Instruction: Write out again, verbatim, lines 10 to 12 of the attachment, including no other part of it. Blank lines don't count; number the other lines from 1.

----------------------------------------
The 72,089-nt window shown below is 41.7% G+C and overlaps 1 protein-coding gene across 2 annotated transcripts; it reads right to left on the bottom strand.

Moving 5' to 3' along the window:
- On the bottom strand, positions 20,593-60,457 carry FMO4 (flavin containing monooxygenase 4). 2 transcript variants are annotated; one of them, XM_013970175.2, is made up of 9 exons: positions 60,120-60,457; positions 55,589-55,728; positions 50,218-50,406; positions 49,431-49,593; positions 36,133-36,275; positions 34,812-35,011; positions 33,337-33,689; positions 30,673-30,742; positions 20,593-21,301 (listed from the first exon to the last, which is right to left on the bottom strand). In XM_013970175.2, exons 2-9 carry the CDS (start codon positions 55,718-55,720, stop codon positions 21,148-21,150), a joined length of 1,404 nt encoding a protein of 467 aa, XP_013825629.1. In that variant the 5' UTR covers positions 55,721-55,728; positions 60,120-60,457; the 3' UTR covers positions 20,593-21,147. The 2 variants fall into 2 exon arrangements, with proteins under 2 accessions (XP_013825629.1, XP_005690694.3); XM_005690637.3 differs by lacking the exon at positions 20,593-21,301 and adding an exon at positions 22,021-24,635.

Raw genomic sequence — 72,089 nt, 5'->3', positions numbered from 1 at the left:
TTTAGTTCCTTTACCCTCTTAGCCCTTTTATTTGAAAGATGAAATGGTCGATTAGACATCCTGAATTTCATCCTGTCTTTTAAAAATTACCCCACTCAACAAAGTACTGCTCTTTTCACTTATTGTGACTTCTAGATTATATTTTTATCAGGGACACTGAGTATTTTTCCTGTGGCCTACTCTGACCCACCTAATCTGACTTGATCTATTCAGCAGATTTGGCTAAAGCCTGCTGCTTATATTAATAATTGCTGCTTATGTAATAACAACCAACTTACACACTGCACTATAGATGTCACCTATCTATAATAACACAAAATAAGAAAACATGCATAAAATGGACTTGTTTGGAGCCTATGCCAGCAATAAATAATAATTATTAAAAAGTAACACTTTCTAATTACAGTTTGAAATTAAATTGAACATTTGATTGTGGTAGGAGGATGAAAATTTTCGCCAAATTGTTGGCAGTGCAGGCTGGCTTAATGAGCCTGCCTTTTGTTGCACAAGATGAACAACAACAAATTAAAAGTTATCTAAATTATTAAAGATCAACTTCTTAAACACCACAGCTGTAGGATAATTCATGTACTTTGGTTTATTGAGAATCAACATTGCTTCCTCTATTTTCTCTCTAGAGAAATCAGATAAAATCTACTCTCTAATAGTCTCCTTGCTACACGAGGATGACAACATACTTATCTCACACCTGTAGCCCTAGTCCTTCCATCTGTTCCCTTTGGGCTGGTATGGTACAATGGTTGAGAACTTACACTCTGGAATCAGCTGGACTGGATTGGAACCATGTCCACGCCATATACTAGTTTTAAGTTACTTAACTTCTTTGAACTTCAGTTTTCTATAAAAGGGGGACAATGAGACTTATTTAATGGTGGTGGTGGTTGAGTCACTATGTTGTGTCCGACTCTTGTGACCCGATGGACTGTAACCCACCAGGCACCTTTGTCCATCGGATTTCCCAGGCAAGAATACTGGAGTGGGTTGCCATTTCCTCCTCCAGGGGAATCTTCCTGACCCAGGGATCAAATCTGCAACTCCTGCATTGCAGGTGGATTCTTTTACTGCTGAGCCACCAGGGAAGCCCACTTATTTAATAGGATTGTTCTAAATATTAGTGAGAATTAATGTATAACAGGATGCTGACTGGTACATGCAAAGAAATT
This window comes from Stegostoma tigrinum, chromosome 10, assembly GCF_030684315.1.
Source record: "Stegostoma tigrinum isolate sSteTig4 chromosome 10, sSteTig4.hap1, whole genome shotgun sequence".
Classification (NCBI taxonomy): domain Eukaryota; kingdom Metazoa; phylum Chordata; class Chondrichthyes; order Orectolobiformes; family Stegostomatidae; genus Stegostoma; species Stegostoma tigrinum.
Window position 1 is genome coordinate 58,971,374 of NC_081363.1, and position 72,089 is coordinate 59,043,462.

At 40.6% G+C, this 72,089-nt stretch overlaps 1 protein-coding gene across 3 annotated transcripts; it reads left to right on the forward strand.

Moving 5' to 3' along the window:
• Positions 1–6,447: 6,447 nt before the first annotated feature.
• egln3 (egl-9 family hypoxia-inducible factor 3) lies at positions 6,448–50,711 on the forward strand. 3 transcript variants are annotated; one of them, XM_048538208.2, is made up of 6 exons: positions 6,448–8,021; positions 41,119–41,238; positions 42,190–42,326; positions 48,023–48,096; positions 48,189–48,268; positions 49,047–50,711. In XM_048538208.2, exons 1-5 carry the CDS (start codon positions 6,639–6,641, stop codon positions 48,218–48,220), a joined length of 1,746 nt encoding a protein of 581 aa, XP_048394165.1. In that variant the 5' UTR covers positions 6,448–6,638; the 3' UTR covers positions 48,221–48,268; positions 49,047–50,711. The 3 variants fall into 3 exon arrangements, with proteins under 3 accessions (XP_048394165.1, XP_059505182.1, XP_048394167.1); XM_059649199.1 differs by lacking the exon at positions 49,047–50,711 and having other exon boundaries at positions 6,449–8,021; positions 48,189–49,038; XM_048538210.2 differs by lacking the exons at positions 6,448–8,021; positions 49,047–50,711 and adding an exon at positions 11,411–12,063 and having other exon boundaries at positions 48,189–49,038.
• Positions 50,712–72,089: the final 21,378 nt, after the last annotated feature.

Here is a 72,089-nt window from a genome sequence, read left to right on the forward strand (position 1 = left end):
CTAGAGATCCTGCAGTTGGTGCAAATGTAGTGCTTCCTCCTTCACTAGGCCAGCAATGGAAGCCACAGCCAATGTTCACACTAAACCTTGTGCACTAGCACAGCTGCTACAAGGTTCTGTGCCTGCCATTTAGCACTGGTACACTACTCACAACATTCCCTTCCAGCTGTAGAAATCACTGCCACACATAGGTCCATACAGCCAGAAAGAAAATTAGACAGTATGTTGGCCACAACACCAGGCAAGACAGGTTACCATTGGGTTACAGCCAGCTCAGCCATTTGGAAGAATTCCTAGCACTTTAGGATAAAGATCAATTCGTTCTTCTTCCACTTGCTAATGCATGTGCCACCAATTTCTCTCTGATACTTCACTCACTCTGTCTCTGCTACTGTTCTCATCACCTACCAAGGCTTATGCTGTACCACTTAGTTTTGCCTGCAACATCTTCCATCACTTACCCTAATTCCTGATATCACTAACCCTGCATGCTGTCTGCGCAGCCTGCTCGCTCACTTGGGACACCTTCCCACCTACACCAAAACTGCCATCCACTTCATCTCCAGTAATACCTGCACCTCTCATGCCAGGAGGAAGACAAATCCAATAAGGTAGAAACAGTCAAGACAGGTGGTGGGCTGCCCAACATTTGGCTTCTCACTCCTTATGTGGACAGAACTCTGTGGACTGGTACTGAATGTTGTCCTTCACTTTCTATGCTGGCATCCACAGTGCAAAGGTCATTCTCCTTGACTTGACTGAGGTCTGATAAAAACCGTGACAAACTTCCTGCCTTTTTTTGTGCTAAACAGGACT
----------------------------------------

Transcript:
At 40.6% G+C, this 72,089-nt stretch overlaps 1 protein-coding gene across 3 annotated transcripts; it reads left to right on the forward strand.

Moving 5' to 3' along the window:
• Positions 1–6,447: 6,447 nt before the first annotated feature.